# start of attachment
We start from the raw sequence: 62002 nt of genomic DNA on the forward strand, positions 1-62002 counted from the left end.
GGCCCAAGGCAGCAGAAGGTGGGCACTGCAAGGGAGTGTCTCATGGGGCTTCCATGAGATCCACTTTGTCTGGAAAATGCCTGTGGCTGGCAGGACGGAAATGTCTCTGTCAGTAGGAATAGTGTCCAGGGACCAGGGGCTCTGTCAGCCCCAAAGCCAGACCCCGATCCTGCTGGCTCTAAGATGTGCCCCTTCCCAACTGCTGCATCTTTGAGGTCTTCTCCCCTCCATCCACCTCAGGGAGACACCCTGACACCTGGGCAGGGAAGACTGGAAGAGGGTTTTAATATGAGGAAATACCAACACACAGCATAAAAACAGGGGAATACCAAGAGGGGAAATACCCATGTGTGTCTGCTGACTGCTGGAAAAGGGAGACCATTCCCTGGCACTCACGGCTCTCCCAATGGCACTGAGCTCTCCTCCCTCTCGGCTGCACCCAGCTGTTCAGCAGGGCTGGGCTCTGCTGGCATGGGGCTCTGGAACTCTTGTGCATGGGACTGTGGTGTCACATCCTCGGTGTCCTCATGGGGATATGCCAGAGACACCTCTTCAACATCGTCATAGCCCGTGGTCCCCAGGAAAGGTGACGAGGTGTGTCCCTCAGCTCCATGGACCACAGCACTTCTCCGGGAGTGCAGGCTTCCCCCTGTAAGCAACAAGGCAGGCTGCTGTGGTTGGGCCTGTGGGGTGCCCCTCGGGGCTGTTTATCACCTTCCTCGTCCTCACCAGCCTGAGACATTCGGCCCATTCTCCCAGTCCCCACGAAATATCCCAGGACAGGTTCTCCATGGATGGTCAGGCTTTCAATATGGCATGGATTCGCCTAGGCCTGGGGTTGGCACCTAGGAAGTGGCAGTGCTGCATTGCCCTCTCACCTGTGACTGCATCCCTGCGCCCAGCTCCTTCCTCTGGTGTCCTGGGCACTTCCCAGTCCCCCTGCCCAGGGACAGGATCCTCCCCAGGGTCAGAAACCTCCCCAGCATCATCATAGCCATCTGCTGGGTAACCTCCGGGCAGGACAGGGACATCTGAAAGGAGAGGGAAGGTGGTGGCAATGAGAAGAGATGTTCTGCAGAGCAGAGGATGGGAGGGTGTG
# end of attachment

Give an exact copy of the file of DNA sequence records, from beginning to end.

We start from the raw sequence: 62002 nt of genomic DNA on the forward strand, positions 1-62002 counted from the left end.
GGCCCAAGGCAGCAGAAGGTGGGCACTGCAAGGGAGTGTCTCATGGGGCTTCCATGAGATCCACTTTGTCTGGAAAATGCCTGTGGCTGGCAGGACGGAAATGTCTCTGTCAGTAGGAATAGTGTCCAGGGACCAGGGGCTCTGTCAGCCCCAAAGCCAGACCCCGATCCTGCTGGCTCTAAGATGTGCCCCTTCCCAACTGCTGCATCTTTGAGGTCTTCTCCCCTCCATCCACCTCAGGGAGACACCCTGACACCTGGGCAGGGAAGACTGGAAGAGGGTTTTAATATGAGGAAATACCAACACACAGCATAAAAACAGGGGAATACCAAGAGGGGAAATACCCATGTGTGTCTGCTGACTGCTGGAAAAGGGAGACCATTCCCTGGCACTCACGGCTCTCCCAATGGCACTGAGCTCTCCTCCCTCTCGGCTGCACCCAGCTGTTCAGCAGGGCTGGGCTCTGCTGGCATGGGGCTCTGGAACTCTTGTGCATGGGACTGTGGTGTCACATCCTCGGTGTCCTCATGGGGATATGCCAGAGACACCTCTTCAACATCGTCATAGCCCGTGGTCCCCAGGAAAGGTGACGAGGTGTGTCCCTCAGCTCCATGGACCACAGCACTTCTCCGGGAGTGCAGGCTTCCCCCTGTAAGCAACAAGGCAGGCTGCTGTGGTTGGGCCTGTGGGGTGCCCCTCGGGGCTGTTTATCACCTTCCTCGTCCTCACCAGCCTGAGACATTCGGCCCATTCTCCCAGTCCCCACGAAATATCCCAGGACAGGTTCTCCATGGATGGTCAGGCTTTCAATATGGCATGGATTCGCCTAGGCCTGGGGTTGGCACCTAGGAAGTGGCAGTGCTGCATTGCCCTCTCACCTGTGACTGCATCCCTGCGCCCAGCTCCTTCCTCTGGTGTCCTGGGCACTTCCCAGTCCCCCTGCCCAGGGACAGGATCCTCCCCAGGGTCAGAAACCTCCCCAGCATCATCATAGCCATCTGCTGGGTAACCTCCGGGCAGGACAGGGACATCTGAAAGGAGAGGGAAGGTGGTGGCAATGAGAAGAGATGTTCTGCAGAGCAGAGGATGGGAGGGTGTG